A hormone (from Greek ὁρμή - "impetus") is a chemical released by a cell in one part of the body, that sends out messages that affect cells in other parts of the organism. Only a small amount of hormone is required to alter cell metabolism. It is essentially a chemical messenger that transports a signal from one cell to another. All multicellular organisms produce hormones; plant hormones are also called phytohormones. Hormones in animals are often transported in the blood. Cells respond to a hormone when they express a specific receptor for that hormone. The hormone binds to the receptor protein, resulting in the activation of a signal transduction mechanism that ultimately leads to cell type-specific responses. Endocrine hormone molecules are secreted (released) directly into the bloodstream, while exocrine hormones (or ectohormones) are secreted directly into a duct, and from the duct they either flow into the bloodstream or they flow from cell to cell by diffusion in a process known as paracrine signalling.  Hormones as a signal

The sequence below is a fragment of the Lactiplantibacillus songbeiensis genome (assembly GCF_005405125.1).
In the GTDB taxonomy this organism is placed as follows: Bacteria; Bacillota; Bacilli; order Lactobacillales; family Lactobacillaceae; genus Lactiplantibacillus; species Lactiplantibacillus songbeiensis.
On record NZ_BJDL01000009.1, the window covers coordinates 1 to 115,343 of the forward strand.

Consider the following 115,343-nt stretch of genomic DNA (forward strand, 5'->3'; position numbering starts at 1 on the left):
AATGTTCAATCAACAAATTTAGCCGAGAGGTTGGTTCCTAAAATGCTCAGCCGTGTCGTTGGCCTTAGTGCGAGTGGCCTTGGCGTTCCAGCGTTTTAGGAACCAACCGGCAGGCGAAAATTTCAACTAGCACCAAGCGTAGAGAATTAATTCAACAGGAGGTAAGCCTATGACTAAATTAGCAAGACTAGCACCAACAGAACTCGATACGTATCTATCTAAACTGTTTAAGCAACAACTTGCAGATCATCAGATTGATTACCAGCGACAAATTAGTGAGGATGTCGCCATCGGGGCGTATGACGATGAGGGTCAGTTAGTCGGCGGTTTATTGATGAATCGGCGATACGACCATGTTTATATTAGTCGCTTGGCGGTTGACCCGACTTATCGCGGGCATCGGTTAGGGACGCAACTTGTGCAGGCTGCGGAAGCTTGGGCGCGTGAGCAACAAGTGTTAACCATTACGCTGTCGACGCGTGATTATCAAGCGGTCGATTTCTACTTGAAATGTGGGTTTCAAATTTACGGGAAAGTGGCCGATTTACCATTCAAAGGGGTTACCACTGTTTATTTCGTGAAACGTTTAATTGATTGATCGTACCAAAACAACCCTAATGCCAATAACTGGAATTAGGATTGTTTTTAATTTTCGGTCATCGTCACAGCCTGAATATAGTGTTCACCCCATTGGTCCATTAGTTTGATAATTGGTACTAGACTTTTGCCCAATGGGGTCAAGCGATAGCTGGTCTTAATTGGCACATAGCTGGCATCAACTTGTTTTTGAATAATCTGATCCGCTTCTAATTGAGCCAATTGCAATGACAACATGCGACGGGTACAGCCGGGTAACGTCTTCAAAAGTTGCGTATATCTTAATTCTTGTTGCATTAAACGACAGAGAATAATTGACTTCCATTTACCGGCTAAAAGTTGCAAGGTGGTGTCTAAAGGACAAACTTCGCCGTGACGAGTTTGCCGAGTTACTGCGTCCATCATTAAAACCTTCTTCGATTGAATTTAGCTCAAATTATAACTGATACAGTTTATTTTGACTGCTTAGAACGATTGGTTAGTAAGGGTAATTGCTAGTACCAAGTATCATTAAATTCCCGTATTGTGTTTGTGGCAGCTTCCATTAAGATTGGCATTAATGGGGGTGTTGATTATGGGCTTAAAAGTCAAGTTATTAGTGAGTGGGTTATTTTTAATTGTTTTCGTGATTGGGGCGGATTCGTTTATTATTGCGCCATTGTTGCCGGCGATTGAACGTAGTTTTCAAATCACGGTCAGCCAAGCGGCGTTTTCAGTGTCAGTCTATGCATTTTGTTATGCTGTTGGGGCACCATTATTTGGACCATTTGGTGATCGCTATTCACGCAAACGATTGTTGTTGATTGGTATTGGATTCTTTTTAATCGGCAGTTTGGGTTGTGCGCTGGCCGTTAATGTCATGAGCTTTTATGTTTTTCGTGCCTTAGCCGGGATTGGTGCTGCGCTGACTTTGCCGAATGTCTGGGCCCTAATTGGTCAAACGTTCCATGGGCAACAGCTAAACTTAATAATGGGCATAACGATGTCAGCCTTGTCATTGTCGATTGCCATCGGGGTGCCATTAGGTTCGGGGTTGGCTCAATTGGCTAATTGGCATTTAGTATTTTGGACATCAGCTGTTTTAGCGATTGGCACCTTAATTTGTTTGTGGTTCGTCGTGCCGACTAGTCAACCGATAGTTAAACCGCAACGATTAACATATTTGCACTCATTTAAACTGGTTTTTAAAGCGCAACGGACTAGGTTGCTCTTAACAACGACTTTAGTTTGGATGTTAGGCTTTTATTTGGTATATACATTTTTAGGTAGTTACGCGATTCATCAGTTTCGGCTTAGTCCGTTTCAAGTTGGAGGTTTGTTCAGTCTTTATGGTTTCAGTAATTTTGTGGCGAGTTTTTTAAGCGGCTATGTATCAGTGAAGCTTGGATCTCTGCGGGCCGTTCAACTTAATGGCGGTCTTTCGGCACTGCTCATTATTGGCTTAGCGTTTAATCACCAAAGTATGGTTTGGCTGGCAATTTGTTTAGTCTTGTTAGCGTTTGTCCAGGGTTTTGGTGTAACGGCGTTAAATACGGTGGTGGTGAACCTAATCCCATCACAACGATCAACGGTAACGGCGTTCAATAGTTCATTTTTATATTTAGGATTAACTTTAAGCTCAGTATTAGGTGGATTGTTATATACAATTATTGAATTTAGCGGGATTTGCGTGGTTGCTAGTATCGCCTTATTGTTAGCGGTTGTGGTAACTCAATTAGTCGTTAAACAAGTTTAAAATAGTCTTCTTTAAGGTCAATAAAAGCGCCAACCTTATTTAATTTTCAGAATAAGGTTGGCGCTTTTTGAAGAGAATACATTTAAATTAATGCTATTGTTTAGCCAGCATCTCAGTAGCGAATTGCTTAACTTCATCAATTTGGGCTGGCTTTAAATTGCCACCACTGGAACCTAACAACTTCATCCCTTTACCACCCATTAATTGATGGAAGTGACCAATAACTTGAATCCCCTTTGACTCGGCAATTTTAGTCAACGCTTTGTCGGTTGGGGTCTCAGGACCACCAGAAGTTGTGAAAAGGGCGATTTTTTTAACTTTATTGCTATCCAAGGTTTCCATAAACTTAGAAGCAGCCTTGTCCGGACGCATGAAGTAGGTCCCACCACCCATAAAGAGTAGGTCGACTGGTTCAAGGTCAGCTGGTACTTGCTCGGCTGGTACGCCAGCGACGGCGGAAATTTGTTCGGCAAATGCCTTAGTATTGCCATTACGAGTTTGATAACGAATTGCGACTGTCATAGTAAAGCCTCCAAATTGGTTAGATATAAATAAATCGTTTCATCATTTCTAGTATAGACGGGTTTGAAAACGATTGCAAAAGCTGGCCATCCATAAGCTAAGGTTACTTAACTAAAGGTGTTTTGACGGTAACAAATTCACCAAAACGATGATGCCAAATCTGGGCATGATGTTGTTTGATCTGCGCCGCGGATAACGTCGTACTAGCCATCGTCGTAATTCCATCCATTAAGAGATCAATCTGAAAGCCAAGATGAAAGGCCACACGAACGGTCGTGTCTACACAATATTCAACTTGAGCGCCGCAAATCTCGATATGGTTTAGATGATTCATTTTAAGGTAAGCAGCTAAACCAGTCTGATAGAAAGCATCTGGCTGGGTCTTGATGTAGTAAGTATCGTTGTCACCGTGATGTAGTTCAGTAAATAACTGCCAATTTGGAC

Hormonal signaling involves the following:
1. Biosynthesis of a particular hormone in a particular tissue 2. Storage and secretion of the hormone
3. Transport of the hormone to the target cell(s)
4. Recognition of the hormone by an associated cell membrane or intracellular receptor protein. 5. Relay and amplification of the received hormonal signal via a signal transduction process: This then leads to a cellular response. The reaction of the target cells may then be recognized by the original hormone-producing cells, leading to a down-regulation in hormone production. This is an example of a homeostatic negative feedback loop. 6. Degradation of the hormone.
Hormone cells are typically of a specialized cell type, residing within a particular endocrine gland, such as thyroid gland, ovaries, and testes. Hormones exit their cell of origin via exocytosis or another means of membrane...